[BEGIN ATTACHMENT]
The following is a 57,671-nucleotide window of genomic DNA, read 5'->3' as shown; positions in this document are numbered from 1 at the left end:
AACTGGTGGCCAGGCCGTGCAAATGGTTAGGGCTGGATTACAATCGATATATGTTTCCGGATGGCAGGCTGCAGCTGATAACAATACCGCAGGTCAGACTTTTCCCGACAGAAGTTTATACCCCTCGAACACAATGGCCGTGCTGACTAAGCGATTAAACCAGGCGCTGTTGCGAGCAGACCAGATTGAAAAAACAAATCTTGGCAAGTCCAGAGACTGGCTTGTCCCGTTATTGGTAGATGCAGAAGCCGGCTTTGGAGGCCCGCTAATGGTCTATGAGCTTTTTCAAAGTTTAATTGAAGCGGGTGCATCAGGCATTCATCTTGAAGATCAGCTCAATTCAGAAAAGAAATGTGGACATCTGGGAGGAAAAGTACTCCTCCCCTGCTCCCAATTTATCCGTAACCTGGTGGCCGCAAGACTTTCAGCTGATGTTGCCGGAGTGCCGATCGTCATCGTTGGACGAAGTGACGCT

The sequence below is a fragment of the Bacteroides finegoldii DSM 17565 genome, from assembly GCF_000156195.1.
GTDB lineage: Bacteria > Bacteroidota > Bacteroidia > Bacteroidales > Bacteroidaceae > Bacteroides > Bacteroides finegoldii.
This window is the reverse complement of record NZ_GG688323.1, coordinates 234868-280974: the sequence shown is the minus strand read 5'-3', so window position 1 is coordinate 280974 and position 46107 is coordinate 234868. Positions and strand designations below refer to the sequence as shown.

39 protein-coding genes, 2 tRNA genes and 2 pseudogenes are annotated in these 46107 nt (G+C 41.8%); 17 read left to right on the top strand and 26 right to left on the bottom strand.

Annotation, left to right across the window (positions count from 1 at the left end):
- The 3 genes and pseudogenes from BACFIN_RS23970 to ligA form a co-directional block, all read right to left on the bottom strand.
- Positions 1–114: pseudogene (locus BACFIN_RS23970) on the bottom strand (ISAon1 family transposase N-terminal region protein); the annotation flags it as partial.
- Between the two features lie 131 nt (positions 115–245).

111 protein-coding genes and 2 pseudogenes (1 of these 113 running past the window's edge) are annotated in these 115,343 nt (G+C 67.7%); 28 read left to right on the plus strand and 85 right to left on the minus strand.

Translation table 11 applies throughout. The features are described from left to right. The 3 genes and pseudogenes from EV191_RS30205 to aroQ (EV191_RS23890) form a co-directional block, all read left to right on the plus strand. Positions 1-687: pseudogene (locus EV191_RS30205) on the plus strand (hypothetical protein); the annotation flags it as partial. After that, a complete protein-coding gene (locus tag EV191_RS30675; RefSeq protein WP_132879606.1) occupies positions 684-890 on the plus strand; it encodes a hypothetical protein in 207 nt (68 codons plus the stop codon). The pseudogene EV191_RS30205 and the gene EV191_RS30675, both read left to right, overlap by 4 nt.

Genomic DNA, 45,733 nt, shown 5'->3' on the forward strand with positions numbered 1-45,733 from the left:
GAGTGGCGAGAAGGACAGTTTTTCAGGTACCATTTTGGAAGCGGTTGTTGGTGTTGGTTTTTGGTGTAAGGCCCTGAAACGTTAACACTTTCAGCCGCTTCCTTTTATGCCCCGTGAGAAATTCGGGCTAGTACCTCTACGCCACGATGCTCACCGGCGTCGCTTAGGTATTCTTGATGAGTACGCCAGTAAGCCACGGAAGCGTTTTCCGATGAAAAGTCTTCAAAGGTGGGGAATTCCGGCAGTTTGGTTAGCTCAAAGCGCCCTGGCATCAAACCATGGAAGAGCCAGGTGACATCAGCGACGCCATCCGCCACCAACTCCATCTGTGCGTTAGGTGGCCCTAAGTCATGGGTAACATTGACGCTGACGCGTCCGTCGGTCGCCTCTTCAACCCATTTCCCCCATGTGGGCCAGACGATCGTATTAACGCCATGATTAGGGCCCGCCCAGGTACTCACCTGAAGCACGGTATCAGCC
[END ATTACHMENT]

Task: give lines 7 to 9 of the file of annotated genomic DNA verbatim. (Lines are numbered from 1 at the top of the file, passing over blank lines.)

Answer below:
Annotation, left to right across the window (positions count from 1 at the left end):
- The 3 genes and pseudogenes from BACFIN_RS23970 to ligA form a co-directional block, all read right to left on the bottom strand.
- Positions 1–114: pseudogene (locus BACFIN_RS23970) on the bottom strand (ISAon1 family transposase N-terminal region protein); the annotation flags it as partial.